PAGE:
No matter what it was called
in whatever city it played, the title
made sure to rip off the font
used by The Godfather.
Easy as it is to mock, Massacre Mafia Style possesses a sloppy realism that rings the cracked bell of truth. (If nothing else, its location cinematography, flat lighting and bring-your-own-clothes costuming only emphasize just how damned ugly the '70s were.) And it's this truth that separates it from the glossy, $100-million budgets of Quentin Tarantino's "homages." Without realizing it consciously, I somehow felt that much of what was portrayed in Massacre Mafia Style reflected the real-life mobbed-up nightclub world where Duke performed. Duke himself even pulled that wheelchair-plugged-into-a-urinal-outlet stunt -- presumably with less fatal results -- on someone who ticked him off. 

Then there are the authentic cultural touches in the celebration scenes: A son tossing his father the first slice of steak as a sign of respect. The silly tarantella-style number sung at the wedding reception. A gift hidden inside a freshly-baked loaf of bread. Unlike any Tarantino picture, Massacre Mafia Style, in its own $50,000-budget way, has soul. It's lived-in. If Tarantino wrote a pimp character named Super Spook, it would just be another "outrageous" un-PC move to rile up Spike Lee. When Duke Mitchell does it, you know it comes from real life. Just Mimi's third-act mea culpa regarding his shame of soiling the Italians' reputation gives him more character than all of Tarantino's too-clever-by-half, live-action marionettes combined.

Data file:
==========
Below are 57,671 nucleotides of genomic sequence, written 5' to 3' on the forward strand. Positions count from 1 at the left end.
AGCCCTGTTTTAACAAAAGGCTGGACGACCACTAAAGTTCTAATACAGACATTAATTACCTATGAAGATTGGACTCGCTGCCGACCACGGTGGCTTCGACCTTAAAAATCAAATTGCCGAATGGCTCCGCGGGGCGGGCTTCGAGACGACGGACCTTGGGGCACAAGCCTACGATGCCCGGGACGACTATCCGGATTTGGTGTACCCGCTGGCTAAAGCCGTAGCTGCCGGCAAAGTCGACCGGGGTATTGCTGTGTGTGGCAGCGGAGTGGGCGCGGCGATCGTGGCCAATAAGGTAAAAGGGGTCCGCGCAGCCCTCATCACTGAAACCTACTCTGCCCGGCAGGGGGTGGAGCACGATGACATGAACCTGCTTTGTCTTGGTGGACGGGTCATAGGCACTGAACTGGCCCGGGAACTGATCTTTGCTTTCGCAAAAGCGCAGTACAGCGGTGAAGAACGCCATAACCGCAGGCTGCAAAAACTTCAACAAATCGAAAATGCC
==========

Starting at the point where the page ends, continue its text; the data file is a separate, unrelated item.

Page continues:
Forget John Wayne --
this is The Duke.
OK, so maybe I'm singing Massacre Mafia Style's praises a mite too much. Contrary to what the newspaper ad says above, it's not one of the greatest gangster pictures ever made. How could it be when the violence is such that even my wife could watch it without flinching? (Although she was briefly distracted by her Candy Crush game to miss the guy who got the meat hook in the back of his head and through his eye.) 

What it comes down to is rooting for the underdog when the odds are against him. There's something stirring about a guy like Duke Mitchell, at age 52, financing a movie over a quarter-century after his first and last starring role -- a career move more daring than any of his critics will ever experience. As we're reminded more than once in Massacre Mafia Style, "Either you're in, or you're in the way." Duke Mitchell is definitely in.

If you do nothing else today, watch the unforgettable trailer for Massacre Mafia Style. Keep in mind that all the action in the trailer takes place in the pre-credit opening scene. (If you can't view it, click here. Please.)